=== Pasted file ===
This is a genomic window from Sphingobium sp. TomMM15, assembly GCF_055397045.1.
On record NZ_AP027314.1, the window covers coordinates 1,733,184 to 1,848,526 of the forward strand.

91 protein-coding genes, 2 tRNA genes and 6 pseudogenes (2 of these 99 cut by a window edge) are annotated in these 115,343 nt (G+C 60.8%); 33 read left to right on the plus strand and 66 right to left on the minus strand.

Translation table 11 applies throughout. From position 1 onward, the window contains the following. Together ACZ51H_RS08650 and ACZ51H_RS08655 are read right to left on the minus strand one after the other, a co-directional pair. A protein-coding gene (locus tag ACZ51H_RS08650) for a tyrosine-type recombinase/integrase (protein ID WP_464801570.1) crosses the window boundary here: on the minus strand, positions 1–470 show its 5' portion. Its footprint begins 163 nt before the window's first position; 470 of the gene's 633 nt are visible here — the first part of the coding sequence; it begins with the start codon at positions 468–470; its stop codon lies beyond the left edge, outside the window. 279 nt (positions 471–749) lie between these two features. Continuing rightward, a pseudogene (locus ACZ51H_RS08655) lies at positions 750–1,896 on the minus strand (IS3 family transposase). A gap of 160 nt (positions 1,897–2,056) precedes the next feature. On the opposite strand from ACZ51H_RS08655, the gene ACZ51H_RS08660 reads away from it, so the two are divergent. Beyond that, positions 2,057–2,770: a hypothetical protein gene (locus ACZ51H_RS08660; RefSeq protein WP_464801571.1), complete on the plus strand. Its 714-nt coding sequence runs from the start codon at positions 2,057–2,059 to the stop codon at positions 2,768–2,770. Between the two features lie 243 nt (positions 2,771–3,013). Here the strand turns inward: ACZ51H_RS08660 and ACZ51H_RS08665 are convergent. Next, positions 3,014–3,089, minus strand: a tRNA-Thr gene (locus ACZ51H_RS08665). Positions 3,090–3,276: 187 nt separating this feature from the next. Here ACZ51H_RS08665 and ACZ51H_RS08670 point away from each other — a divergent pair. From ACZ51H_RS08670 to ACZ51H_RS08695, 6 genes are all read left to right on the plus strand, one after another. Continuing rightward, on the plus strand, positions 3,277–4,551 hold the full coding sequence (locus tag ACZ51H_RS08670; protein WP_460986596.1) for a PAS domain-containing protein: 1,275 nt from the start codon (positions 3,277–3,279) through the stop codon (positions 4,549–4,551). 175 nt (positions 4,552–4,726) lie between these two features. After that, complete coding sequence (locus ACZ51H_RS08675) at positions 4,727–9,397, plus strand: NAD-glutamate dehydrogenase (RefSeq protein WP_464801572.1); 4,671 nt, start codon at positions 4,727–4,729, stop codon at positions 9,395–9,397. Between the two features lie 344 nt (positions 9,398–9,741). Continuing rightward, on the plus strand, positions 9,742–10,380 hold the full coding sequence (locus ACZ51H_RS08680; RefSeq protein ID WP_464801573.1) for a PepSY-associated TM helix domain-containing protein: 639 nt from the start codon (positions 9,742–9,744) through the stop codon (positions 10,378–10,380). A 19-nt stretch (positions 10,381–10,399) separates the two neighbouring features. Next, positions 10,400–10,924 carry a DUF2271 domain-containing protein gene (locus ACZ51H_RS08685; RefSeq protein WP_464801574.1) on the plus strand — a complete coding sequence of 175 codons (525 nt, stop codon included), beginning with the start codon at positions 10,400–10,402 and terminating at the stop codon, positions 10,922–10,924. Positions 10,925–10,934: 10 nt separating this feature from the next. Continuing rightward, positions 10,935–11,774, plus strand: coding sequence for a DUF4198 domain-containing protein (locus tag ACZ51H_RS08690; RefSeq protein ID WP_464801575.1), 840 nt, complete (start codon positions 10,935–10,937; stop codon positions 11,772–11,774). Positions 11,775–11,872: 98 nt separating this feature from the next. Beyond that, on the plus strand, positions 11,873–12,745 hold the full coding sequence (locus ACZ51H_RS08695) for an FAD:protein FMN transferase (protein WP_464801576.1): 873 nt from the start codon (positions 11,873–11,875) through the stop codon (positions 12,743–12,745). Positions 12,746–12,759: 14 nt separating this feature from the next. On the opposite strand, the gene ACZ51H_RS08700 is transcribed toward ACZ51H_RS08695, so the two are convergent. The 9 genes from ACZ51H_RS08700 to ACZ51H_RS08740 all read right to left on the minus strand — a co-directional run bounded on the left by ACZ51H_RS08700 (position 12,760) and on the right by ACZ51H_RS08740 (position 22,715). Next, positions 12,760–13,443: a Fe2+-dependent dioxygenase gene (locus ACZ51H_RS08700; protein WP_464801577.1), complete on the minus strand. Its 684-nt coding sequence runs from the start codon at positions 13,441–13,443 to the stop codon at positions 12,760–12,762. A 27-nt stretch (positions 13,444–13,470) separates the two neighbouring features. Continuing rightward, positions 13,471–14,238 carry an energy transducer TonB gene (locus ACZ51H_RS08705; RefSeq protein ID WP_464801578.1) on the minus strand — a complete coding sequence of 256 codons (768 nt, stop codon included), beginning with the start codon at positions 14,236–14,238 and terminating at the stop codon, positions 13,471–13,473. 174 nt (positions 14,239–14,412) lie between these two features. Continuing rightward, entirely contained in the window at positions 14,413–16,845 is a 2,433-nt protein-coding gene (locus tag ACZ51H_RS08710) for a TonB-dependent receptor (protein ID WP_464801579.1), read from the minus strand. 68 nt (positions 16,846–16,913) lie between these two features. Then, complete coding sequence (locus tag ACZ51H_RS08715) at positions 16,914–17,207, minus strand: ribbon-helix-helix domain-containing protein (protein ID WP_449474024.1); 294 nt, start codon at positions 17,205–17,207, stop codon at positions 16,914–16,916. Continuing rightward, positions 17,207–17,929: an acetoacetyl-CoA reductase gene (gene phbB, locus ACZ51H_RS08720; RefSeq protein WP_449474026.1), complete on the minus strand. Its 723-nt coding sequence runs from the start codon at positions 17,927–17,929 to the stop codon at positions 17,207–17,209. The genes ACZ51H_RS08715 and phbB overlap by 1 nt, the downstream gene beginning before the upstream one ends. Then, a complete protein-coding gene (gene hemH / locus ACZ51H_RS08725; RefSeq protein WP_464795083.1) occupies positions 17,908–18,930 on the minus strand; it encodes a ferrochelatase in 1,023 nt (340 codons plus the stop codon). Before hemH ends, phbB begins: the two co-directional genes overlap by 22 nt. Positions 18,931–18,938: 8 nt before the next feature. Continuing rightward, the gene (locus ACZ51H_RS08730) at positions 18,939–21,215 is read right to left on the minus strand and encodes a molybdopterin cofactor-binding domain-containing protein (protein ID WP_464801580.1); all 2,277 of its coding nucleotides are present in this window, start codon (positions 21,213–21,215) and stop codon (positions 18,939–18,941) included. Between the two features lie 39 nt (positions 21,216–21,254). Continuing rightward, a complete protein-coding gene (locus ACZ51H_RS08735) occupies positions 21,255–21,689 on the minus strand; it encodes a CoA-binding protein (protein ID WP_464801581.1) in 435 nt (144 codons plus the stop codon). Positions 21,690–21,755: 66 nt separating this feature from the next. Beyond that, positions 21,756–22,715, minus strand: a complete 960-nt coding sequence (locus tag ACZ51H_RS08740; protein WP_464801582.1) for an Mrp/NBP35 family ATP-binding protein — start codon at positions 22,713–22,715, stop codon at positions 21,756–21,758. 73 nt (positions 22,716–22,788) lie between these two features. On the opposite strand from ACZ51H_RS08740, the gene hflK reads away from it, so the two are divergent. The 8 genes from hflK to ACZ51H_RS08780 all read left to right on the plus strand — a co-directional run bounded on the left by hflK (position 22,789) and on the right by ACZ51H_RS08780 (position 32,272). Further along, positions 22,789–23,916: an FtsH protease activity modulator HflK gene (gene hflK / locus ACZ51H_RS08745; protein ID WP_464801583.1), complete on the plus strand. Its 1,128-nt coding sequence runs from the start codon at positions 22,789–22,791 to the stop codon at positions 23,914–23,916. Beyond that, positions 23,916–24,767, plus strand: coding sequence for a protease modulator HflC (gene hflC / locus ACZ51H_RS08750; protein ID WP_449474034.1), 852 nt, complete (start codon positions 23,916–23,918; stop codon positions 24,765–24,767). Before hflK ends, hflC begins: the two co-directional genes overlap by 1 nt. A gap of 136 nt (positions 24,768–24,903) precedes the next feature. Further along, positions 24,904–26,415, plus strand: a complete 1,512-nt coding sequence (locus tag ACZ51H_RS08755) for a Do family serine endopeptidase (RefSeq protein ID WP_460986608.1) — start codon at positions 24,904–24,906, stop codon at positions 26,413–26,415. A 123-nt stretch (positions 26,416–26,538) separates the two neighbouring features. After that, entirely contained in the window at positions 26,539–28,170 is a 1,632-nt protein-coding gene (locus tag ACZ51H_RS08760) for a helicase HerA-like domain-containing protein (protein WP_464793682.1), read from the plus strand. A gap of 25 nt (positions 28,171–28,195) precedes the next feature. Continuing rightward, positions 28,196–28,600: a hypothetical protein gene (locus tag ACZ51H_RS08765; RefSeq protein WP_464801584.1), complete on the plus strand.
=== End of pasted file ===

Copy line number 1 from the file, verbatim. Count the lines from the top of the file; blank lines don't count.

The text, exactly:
This is a genomic window from Sphingobium sp. TomMM15, assembly GCF_055397045.1.